along the Loire River to the gardens at Villandry and ending in Azay-le-Rideau
on the Indre River, a 50 km ride. Villandry was our lunch stop and we enjoyed
touring the colorful sculpted gardens. The highlight of your visit to Azay-le-Rideau
is this Château built in the 16th century by a French tax collector, who was
later executed when they discovered how he got the money to build the Château.
The 3rd Stage begins in Azay-le-Rideau and follows the Indre River Valley; then crossing the Indre to Monts and Montbazon, then
through Viegne and continuing on the south side of the Indre until Cormery,
then we cross the Indre and heads north following the Cher River; crossing the Cher to Civray-le-Touraine and ends in
Chenonceaux, a 58 kilometer ride. The Château Chenonceaux was transformed from a
modest water mill to this splendid Château which spans the Cher River.
Surrounded by elegant formal gardens, this Château is considered by many to be
the most beautiful in the Valley and is well worth visiting.
The 4th Stage begins in Chenonceaux, heads uphill and back to the Loire and the
Château at Amboise and then along the river to Chaumont-sur-Loire, then meanders
through the hills, ending up at the
Château Cheverny, a 67 kilometer ride, our longest ride of the tour. Clos Luce
is just up the hill. It is well worth a stop. Renaissance master Leonardo da
Vinci spent the last three years of his life here at Clos Luce. Not far is
Amboise. Much of the Amboise Château has been destroyed, but you can still get a
feeling of the splendor that prevailed in the days when Leonardo da Vinci made
the short trip from Clos Lucé to visit with the royal families. The Château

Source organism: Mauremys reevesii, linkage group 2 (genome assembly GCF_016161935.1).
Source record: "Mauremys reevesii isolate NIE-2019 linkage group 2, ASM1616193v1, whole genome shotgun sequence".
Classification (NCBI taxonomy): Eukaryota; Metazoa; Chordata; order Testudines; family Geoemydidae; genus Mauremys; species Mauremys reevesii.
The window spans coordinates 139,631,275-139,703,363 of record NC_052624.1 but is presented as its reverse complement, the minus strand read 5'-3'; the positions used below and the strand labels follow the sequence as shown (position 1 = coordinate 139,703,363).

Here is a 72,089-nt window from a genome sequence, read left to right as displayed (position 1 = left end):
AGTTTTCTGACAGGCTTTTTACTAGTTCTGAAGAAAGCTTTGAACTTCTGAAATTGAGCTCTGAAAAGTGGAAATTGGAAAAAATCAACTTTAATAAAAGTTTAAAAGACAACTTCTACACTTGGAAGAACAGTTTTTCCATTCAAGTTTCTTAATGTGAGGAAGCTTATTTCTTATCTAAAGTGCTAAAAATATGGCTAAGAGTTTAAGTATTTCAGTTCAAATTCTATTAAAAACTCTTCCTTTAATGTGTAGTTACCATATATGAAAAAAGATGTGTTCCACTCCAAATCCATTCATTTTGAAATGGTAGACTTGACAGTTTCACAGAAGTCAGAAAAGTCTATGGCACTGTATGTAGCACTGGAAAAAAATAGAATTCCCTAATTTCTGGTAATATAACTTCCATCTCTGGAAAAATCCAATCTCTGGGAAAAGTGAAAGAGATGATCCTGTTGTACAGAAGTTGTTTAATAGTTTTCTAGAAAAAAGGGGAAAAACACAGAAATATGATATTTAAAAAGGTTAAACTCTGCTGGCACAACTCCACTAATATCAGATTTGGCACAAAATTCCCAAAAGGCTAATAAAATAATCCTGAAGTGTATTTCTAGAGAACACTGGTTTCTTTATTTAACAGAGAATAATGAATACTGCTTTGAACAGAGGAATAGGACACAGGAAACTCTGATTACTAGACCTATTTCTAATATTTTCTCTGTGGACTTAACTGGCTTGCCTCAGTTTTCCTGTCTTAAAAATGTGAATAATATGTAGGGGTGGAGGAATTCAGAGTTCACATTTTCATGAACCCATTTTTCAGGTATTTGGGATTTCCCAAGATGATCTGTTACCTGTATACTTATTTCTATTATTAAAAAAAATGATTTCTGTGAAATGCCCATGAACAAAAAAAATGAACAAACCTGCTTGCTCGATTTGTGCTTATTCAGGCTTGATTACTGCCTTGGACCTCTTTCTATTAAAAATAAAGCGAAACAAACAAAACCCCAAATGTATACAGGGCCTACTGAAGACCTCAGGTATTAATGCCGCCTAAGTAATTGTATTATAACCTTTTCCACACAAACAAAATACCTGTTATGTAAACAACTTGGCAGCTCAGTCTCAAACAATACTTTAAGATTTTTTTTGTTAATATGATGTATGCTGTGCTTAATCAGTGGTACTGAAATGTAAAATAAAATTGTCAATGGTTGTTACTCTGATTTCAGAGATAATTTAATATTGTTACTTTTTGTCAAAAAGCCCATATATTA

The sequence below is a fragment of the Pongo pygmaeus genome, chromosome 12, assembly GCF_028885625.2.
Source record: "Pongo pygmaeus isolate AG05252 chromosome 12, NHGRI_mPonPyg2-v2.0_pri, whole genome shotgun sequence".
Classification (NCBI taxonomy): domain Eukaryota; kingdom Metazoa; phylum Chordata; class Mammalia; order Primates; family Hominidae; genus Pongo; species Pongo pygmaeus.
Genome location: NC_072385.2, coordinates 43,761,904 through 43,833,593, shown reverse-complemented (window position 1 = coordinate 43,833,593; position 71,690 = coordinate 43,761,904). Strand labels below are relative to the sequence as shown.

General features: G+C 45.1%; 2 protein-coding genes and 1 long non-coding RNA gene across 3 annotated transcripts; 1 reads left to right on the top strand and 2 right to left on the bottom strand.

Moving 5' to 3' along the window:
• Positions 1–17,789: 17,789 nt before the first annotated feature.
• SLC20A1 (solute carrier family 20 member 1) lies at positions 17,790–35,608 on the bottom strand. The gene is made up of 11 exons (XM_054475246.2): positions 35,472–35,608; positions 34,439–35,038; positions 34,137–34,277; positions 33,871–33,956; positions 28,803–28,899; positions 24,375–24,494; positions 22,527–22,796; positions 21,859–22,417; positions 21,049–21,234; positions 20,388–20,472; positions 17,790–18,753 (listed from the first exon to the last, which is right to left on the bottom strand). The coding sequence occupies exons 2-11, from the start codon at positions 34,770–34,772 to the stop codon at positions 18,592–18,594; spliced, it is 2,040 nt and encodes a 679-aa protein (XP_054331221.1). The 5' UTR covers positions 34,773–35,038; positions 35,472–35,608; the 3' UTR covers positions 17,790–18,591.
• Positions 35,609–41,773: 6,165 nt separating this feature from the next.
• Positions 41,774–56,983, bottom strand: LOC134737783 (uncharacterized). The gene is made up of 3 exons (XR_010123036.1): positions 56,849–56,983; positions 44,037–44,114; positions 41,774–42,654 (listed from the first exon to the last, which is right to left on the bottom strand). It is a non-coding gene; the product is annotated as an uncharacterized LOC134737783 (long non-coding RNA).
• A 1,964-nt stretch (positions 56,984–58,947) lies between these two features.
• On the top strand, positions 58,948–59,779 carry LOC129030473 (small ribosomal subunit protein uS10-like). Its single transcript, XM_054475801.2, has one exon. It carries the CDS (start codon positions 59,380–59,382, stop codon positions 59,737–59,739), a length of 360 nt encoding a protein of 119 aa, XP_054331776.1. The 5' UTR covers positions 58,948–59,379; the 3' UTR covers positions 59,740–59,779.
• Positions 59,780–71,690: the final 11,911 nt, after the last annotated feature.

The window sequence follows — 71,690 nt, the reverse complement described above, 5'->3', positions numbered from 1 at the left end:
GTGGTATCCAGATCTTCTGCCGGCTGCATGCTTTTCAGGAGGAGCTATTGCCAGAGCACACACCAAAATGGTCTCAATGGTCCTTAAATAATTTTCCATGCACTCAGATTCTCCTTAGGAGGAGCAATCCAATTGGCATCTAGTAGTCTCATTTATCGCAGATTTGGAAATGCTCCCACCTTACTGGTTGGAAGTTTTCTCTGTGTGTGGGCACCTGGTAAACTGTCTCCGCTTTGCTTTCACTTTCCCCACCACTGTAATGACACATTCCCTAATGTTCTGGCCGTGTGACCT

Chaumont is on a hill overlooking the Loire and was a favorite destination of
Benjamin Franklin. This was our lunch stop for the day. Château Cheverny is a
classic example of the residence castle. The town of Cheverny is dwarfed by the
castle, yet it has a small down charm that makes an inviting stop.
The 5th Stage begins in Cheverny, goes around the Château grounds through
Cour-Cheverny and follows the Bouvron River to Tour-en-Sologne and through the
Chambord Forest to Château Chambord for a tour, then following the Cosson River
Valley through into Blois, a 36 kilometer
ride. The size of the Château Chambord is mind-boggling. With 440 rooms, 83
staircases and 365 chimneys, it sits on the largest forested estate in Europe.
This Château was chiefly designed by none other than Italian Renaissance master
Leonardo da Vinci. Blois is the Final stop of our tour. In the 16th century, it
was virtually the second capitol of France. The Old Quarter is a well-preserved
area that has some restored 15th and 16th century buildings, including
In Blois, the rail schedules are very convenient with bicycle service every two
hours to Orleans, and then a change to Paris Austerlitz. Our tour was not
complete without spending a few days exploring Paris; one of the great cities of
Europe. Although cycling in the city is an option, we found it enjoyable
strolling and using the metro.
Then it's back to the airport via the train and back home to prepare for another
If you'd like to know more about
this ride, check out our DVD.